We Need To Talk About Jeremy… Corbyn

Dr Clive Peedell explains why we cannot afford to wait for Labour to wake up:

It’s impossible to avoid the Labour leadership competition, whether you feel you have a stake in it or not. It’s equally impossible to avoid the fact that people who left the Labour Party for another party (or simply stopped their membership) are now wondering whether they should go back.

I am not going to hazard any guesses about the leadership campaign. The Labour Party’s decisions are theirs to make. What I do know is that the election doesn’t take place until the end of September. They then have to return to Parliament, and a shadow cabinet has to be formed.

Their disarray gives the Tories a clear run, and being in summer recess has not slowed them down.

But it’s not just about the time frame. Whether they coalesce or fragment around Jeremy Corbyn’s challenge to the status quo, the Labour Party’s very open disagreements may actually contribute to the formation of a new political landscape. The SNP has shown itself capable of reigniting political passions in Scotland. The Green Party grew in the 12 months leading up to the general election. Labour’s own membership has increased since the general election. There is an appetite for a new politics. All this against a backdrop of a Tory government claiming a mandate on less than 24% of the eligible vote. Clearly our democracy itself needs an overhaul.

What concerns us, however, and with pressing urgency, are the actions of the government on the NHS and our public services during this period when the Labour Party is otherwise pre-occupied.

On Thursday, the first CCG announced it would be passing its responsibilities on to an as-yet-unspecified provider led accountable care organisation. Reported in the Health Service Journal, Northumberland CCG’s proposal is part of its overhaul of its care and contracting. It was one of the 29 national vanguard sites identified in March. We heard from campaigners in other vanguard sites that they were expecting similar announcements to follow soon. And it was very soon, as NHS England announced a support scheme for those vanguards on Friday.

There is precious little debate or publicity around these changes.

There is no explanation in the media of where this path is leading. The use of US insurance based ‘buddying partners’ such as Kaiser Permanente to develop the NHS is now established as the model of choice. American hospital managers from Virginia Mason have been brought in to teach ‘lean management’ to five NHS Hospital Trusts.

Meanwhile, Jeremy Hunt has set an ultimatum for a September deadline on negotiations over doctors’ contracts, warning he will impose a contract unilaterally.

The doctors are fighting back and Saturday’s Independent supported them. But we are seriously concerned that this frames the debate as Jeremy Hunt’s personal failure to understand the NHS or respect the doctors. And we note that he also says a ‘huge effort’ is required to keep the NHS publicly funded.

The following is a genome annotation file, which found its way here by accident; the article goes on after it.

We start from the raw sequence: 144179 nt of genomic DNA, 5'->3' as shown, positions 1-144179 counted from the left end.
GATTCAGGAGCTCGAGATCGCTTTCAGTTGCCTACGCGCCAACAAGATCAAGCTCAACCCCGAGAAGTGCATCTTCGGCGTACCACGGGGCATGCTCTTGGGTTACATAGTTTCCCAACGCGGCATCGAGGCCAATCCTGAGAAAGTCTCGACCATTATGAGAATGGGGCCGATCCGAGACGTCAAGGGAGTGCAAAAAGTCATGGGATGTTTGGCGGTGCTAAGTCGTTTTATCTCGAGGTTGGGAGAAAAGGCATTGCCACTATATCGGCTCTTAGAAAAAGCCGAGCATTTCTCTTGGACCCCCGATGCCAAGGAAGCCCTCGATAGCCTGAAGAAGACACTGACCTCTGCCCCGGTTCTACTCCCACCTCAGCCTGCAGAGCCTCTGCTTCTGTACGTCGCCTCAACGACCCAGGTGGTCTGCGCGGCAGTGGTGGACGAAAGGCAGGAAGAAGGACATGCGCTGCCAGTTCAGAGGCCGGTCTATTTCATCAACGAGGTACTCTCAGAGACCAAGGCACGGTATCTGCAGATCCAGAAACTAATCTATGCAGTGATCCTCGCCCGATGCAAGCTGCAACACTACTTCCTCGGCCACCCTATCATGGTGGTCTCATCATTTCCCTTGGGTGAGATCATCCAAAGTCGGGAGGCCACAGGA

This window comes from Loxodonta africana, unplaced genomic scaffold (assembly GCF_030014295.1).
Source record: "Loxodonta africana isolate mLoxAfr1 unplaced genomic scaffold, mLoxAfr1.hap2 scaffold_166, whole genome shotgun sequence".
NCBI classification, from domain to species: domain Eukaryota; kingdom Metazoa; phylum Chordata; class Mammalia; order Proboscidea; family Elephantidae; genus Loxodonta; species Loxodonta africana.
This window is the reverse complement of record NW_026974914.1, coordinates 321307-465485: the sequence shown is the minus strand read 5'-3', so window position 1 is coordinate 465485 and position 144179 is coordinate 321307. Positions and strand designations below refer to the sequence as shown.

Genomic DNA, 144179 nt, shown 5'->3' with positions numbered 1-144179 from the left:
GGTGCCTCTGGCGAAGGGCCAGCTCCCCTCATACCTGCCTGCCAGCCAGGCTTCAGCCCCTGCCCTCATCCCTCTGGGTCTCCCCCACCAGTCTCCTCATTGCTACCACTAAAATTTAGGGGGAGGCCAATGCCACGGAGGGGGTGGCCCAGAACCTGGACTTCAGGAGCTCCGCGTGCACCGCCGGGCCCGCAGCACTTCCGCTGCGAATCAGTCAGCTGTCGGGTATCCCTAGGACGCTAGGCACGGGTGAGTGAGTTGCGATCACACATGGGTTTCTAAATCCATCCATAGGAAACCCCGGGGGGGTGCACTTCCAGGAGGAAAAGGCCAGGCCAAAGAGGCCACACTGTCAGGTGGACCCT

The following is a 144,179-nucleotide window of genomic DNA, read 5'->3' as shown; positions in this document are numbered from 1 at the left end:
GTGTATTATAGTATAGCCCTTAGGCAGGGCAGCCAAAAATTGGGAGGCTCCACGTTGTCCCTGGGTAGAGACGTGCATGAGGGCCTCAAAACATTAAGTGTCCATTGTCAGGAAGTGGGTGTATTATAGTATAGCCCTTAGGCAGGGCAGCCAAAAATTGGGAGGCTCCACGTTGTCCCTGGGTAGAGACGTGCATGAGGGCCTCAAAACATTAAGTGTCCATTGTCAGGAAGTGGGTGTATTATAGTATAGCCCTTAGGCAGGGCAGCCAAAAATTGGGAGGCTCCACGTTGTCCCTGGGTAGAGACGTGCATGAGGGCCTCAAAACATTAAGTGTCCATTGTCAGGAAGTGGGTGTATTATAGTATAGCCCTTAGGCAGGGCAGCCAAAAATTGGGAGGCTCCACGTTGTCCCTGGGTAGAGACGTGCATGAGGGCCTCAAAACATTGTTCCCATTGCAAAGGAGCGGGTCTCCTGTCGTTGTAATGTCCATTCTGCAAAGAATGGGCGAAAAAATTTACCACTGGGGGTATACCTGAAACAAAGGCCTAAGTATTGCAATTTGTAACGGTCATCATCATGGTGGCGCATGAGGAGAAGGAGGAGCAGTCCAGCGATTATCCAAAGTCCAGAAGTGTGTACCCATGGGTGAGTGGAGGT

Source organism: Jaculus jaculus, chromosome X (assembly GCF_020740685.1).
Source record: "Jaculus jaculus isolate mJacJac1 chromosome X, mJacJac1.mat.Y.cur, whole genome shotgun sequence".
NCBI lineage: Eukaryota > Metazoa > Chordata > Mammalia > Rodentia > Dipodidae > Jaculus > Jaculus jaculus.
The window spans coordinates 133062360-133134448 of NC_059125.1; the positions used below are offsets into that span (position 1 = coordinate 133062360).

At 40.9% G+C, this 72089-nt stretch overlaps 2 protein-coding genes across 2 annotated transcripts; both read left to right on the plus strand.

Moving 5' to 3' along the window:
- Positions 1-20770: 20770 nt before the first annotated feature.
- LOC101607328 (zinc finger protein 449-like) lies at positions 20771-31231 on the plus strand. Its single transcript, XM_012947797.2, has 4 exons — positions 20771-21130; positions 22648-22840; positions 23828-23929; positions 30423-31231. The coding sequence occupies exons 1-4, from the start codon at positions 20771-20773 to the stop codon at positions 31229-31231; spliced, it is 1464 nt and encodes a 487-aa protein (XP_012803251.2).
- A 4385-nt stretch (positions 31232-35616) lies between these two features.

Which brings us back to Jeremy Corbyn and the Labour leadership contest. I agree that a huge effort is required to keep the NHS publicly funded. I can also see that every step towards the adoption of US systems of management and ‘accountable care’ takes us one step further towards co-payments and insurance instead.

I just can’t see anyone taking time out from the Labour leadership contest to shout very loudly ‘look what’s happening right now, this summer, to the NHS’.

And since that isn’t happening I ask you to stay with us, stay with our fight to keep this on the agenda, help us to spread the word and fuel the rightful anger that first prompted me and my colleagues to form this party. It’s an anger which should be spreading like wildfire.

There’ll be time enough to reconsider allegiances if and when the Labour Party rejoins the fight for public service. But I firmly believe we don’t need an oppositional democracy with only two parties that take turns. That way leads to stagnation and the systemic corruption of the revolving door. We need a progressive alliance.

Greece, the NHS, and Democracy

Deborah Harrington draws parallels between the Greek economy and England’s health service.

Three things stand out in the documents Wikileaks published showing the detailed bailout terms for Greece: the removal of political power, giving them no other option but to the privatise their services; the sequestration of their public assets into a private holding company; and the removal of choice over their economic policy. Together these form the effective removal of their democracy.

It is not only the immediate decision that has that effect, but in the long term, what is left for a Greek government to legislate on, other than the deployment of their armed forces and police to quell the riots?